'And finally, not everyone’s being doing topical. In fact, here’s the rather lovely 6 Oxgangs Avenue devoted to the history of the development of the area, this week highlighting how the block of flats came into being. Could have been prompted by Who do you think you are? Or just a timely reminder that not everything worth blogging about is in the here and now.'

Kate Higgins, Scottish Roundup 26/08/2012

Monday, 20 August 2012

The Oxgangs Diet

I'm thinking of promoting the Oxgangs Diet-the ultimate answer to those seeking to lose weight. Fifty years on it’s only just dawned on me how relatively sparsely we ate, but probably relatively healthily.

When we were quite young, each day and each week hardly varied, unless with the season-breakfast was corn flakes, sugar and milk (hot milk in winter) served up with a mug of sweet tea (from a pre-school age)-sometimes we varied the cereal with a slice of toast; my children didn’t have tea until they were well into secondary school! 

Lunch was either school lunches (free if my father was out of work) or a visit home where we were served up, in a small Buchan’s Pottery bowl, stovies or stew and potatoes (sometimes Irish stew), or mince and potatoes or tripe.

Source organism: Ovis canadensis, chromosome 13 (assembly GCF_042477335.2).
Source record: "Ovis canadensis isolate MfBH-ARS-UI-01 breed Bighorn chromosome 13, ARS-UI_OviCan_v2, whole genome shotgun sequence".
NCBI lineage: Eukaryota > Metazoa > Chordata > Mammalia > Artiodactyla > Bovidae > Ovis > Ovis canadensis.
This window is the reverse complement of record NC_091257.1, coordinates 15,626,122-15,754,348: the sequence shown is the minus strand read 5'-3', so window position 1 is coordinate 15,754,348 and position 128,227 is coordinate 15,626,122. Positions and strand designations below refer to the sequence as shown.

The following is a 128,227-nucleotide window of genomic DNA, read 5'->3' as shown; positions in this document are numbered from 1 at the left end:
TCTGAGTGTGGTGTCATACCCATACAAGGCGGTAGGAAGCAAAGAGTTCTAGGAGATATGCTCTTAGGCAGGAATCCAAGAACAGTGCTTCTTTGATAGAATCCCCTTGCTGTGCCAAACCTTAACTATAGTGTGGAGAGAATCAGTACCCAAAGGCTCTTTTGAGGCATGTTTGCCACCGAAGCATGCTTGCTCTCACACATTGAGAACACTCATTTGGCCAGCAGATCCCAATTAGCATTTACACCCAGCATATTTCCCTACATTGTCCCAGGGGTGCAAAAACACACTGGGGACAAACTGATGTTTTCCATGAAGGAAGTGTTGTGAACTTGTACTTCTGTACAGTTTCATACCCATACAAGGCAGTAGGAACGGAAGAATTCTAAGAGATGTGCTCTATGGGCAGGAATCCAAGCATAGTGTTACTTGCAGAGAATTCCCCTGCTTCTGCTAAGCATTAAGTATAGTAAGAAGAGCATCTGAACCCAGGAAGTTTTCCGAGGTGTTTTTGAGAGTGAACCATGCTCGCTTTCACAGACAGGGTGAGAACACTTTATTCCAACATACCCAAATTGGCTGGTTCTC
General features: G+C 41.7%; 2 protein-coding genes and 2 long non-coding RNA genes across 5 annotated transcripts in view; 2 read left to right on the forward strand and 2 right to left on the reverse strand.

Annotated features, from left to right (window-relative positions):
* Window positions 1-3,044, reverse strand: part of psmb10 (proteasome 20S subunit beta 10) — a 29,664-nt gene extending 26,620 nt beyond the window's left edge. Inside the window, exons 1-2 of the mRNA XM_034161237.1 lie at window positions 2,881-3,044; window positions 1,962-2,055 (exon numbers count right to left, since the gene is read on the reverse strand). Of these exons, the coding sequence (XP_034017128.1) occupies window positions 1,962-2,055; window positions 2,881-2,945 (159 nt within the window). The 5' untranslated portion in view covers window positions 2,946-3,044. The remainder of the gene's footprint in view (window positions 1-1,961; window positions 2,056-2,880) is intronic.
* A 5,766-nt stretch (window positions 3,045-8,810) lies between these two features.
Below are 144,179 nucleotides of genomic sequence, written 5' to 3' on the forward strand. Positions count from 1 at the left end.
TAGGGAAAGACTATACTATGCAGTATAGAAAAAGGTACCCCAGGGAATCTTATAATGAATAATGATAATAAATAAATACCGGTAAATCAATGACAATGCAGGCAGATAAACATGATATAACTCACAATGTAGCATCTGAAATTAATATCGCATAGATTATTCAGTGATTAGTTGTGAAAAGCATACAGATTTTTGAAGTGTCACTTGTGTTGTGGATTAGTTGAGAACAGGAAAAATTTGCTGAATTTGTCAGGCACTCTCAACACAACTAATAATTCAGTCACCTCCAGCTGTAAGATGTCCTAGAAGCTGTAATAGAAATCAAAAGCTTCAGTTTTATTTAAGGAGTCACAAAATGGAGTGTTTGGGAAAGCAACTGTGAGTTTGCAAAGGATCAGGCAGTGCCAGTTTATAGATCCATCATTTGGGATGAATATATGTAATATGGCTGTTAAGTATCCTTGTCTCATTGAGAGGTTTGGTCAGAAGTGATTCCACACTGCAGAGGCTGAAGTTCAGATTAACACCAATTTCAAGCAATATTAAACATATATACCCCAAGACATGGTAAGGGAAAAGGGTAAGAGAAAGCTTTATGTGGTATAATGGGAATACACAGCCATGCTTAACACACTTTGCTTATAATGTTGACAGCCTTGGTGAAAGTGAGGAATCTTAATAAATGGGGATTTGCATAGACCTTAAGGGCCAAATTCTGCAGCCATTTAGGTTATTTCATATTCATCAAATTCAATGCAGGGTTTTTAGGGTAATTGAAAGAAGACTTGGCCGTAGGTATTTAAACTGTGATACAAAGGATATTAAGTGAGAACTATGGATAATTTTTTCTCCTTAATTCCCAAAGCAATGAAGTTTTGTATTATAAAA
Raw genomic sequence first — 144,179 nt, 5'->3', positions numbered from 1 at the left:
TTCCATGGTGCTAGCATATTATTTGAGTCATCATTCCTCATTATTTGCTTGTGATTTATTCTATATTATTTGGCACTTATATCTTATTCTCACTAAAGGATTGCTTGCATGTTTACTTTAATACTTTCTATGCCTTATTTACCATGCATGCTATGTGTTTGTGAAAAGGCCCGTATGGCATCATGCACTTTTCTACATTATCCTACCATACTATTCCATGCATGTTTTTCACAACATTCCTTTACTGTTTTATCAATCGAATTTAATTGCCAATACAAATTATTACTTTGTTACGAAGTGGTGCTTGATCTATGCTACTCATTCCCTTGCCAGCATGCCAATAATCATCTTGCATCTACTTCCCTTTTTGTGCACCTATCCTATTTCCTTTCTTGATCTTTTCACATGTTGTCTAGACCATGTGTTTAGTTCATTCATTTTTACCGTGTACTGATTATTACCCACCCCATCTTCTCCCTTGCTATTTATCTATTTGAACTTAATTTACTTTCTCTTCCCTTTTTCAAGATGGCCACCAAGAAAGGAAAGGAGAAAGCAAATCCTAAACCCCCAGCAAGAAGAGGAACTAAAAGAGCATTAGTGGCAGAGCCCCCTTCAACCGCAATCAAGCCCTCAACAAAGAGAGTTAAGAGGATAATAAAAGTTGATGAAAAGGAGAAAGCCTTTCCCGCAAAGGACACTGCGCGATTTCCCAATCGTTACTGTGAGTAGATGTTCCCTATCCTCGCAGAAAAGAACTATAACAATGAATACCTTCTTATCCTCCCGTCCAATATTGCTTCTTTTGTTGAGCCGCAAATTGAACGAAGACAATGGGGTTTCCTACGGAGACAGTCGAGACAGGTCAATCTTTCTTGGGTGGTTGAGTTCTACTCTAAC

At tea-time, this time on a small Buchan’s Pottery plate, we enjoyed a slice of toast with Stork margarine and a small helping of either scrambled eggs, tinned Heinz spaghetti or beans, all washed down with a single mug of sweet tea. 

Out-with these meals there were no extras or nibbles-in later years a treat was a small cheap two shillings pack of custard creams bought at the Store (St Cuthbert's Cooperative, Oxgangs Road North) on a late Friday afternoon and finished before evening came. I suspect the average calories consumed each day could only have been around 1200 to 1500 absolute maximum.

I was an energetic kid and it didn't seem to hold me back. Each of us (Anne, Iain and I) could be described as being slightly below average in height-I was 1.78 (5'10") until I lost my hair a few years back and old age crept up on me-however compared to my two young sons who are six feet and six feet one, the boys regularly remind me I’m the smallest male in the household.

The only tweaks to this were on a Sunday when we visited our grandparents at Durham Road, Portobello-much more of this in a later blog; also for periods of time my father's mother, known to us as Nana Hoffmann visited us on a Wednesday afternoon and brought fish along. Also from her work as a housekeeper or at a school there would be a coffee cake which we hated and biscuits, which out-with the Empire biscuit were inedible too.

I'm unsure what other families served up-Mrs Hanlon served up a treat for her four boys Michael, Boo-Boo, Colin and Alan of treacle pieces-if I were in the vicinity she very kindly gave me a piece too, but I could never manage to eat it and used to slip it down the chute when no-one was looking!

Chute provided  on each landing for rubbish to descend to large wheeled bin (Peter Hoffmann)

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